Top Moms in Children’s Books
Moms don’t fare well in children’s literature. In many books, main characters don’t have mothers or their mothers are static characters who remain in the background. When mothers play more prominent roles in stories, they are sources of conflict. If we tried to compile a list of the “Worst Book Moms” or “Motherless Characters” we could easily list ten in a few minutes. Characters with absent or flawed parents add dramatic tension and connect to young readers’ deepest fears and desires. Our relationships with our mothers color our childhoods and influence the adults we become.
We invited Nerdy Book Club contributors to reflect on their favorite book moms. Here are their top picks—each character loving, protective, and fiercely devoted to their children. Share your favorite book moms in the comments.
Mrs. Murphy in One for the Murphys by Lynda Mullaly Hunt (chosen by Mary Ann Scheuer, @MaryAnnScheuer)
I sometimes find myself wondering, what does it mean to be a good mother? From a child’s perspective, what does a mother do? Wash, iron, make lunches? No, I really don’t think that’s it. A mother’s willing to fight for you, to stand up for you, to know when you’re down and can stop to listen. Lynda Mullaly Hunt’s debut novel, One for the Murphys, will touch kids, perhaps make them cry, but it will also start them thinking. What does it mean to stand up for your family?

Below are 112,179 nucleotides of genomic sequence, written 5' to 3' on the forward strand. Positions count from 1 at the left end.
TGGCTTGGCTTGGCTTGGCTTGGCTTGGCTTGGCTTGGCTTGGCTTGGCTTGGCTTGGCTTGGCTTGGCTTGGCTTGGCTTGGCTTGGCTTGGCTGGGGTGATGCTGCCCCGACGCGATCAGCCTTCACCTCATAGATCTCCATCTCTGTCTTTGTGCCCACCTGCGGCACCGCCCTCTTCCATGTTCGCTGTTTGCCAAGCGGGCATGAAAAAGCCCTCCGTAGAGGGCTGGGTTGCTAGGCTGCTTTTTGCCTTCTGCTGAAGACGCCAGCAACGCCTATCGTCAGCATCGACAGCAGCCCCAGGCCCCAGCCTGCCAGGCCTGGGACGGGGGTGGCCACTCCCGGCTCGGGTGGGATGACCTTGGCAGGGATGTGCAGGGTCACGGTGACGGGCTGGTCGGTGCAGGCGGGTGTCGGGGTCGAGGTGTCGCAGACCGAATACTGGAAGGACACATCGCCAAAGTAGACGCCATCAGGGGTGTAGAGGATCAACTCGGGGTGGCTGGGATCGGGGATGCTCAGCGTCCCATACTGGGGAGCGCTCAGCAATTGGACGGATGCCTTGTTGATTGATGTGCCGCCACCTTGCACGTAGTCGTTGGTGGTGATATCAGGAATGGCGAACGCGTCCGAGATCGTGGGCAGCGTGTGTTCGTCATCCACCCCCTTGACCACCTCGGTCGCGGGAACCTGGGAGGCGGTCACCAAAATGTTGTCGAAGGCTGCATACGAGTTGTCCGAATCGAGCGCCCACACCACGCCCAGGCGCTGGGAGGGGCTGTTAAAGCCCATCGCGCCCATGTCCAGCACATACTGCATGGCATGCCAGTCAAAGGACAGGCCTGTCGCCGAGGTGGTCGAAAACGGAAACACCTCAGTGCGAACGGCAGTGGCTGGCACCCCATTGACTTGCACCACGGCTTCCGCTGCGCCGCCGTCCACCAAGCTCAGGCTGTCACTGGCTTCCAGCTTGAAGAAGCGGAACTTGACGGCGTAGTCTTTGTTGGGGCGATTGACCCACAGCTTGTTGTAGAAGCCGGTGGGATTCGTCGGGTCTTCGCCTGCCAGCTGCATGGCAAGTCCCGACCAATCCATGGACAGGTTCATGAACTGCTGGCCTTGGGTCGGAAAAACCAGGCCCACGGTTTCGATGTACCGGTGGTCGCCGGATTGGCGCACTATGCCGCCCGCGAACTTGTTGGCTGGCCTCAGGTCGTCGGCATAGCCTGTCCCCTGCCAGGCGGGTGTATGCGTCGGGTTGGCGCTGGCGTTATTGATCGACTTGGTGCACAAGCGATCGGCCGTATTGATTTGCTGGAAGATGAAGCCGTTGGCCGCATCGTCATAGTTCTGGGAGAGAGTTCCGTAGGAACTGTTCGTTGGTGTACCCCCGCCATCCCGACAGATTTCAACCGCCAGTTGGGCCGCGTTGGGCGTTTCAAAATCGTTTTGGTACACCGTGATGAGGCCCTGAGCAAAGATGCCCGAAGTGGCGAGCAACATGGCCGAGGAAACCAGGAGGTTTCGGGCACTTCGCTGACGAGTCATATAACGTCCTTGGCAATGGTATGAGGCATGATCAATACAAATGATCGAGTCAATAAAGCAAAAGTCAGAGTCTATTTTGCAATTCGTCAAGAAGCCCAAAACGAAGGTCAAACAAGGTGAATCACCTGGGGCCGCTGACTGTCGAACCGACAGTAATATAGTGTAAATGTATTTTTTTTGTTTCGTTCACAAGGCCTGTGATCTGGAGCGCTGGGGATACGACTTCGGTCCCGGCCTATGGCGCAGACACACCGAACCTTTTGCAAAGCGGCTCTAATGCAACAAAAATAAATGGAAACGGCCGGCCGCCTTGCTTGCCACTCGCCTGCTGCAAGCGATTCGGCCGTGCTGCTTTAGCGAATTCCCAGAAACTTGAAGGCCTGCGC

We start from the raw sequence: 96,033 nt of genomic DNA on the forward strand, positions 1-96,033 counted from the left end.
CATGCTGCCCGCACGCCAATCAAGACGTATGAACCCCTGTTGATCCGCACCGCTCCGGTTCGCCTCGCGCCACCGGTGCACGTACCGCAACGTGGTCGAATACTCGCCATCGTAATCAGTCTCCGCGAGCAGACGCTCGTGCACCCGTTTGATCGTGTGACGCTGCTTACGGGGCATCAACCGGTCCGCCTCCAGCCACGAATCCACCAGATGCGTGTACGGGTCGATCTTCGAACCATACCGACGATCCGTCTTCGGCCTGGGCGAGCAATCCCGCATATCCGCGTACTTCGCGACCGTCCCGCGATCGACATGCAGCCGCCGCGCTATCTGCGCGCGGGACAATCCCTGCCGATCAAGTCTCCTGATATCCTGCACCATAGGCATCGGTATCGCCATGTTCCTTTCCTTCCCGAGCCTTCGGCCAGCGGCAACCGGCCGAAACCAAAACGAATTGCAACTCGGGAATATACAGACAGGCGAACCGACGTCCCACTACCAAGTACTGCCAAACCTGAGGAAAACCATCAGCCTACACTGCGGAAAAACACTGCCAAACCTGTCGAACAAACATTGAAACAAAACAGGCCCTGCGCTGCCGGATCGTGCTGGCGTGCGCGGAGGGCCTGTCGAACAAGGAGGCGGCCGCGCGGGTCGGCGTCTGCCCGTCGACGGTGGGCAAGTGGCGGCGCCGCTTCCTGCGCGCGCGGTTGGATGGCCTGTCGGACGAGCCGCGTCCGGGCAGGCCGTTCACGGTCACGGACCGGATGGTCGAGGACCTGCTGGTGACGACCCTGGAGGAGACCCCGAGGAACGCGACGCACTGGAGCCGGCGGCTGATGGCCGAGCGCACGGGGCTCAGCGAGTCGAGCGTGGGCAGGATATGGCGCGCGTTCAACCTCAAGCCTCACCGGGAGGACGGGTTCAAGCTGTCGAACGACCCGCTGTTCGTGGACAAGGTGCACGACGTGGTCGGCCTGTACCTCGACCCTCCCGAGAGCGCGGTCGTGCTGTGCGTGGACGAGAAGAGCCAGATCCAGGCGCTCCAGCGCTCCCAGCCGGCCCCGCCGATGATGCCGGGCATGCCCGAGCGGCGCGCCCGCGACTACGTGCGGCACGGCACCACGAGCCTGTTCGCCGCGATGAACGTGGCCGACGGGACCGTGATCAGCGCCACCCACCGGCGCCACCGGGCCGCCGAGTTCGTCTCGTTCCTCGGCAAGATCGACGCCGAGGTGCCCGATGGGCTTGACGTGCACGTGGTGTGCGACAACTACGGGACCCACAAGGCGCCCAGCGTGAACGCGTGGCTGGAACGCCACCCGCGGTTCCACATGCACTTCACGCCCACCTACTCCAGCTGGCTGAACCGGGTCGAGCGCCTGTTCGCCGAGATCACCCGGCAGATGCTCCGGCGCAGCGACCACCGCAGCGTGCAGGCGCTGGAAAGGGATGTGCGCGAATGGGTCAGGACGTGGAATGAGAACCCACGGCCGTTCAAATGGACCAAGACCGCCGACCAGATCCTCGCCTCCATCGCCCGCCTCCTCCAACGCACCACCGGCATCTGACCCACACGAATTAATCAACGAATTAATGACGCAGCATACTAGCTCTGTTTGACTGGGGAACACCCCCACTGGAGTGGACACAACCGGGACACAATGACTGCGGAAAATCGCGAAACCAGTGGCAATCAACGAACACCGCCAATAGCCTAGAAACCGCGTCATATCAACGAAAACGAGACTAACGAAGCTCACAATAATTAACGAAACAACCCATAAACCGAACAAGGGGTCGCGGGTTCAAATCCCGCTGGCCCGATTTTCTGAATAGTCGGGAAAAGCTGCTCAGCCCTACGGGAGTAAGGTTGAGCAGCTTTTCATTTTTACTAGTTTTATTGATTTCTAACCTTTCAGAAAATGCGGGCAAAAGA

Carley Conners has been taken from her mother after her step-father brutally beat Carley, and sent to a foster family. There’s so much anger swirling around inside Carley that she can’t let herself get close to her foster family, the Murphy’s. And yet, she finds herself watching this loving family, struggling to understand their unconditional love, and longing to be part of their family. Mrs. Murphy will make readers think about what a good mother is like – not necessarily always perky, but certainly always ready to listen, to think about her children, to fight for and support them. This is not a story with easy answers or a happy ending, but it is one that will make readers think about it long after they turn the last page.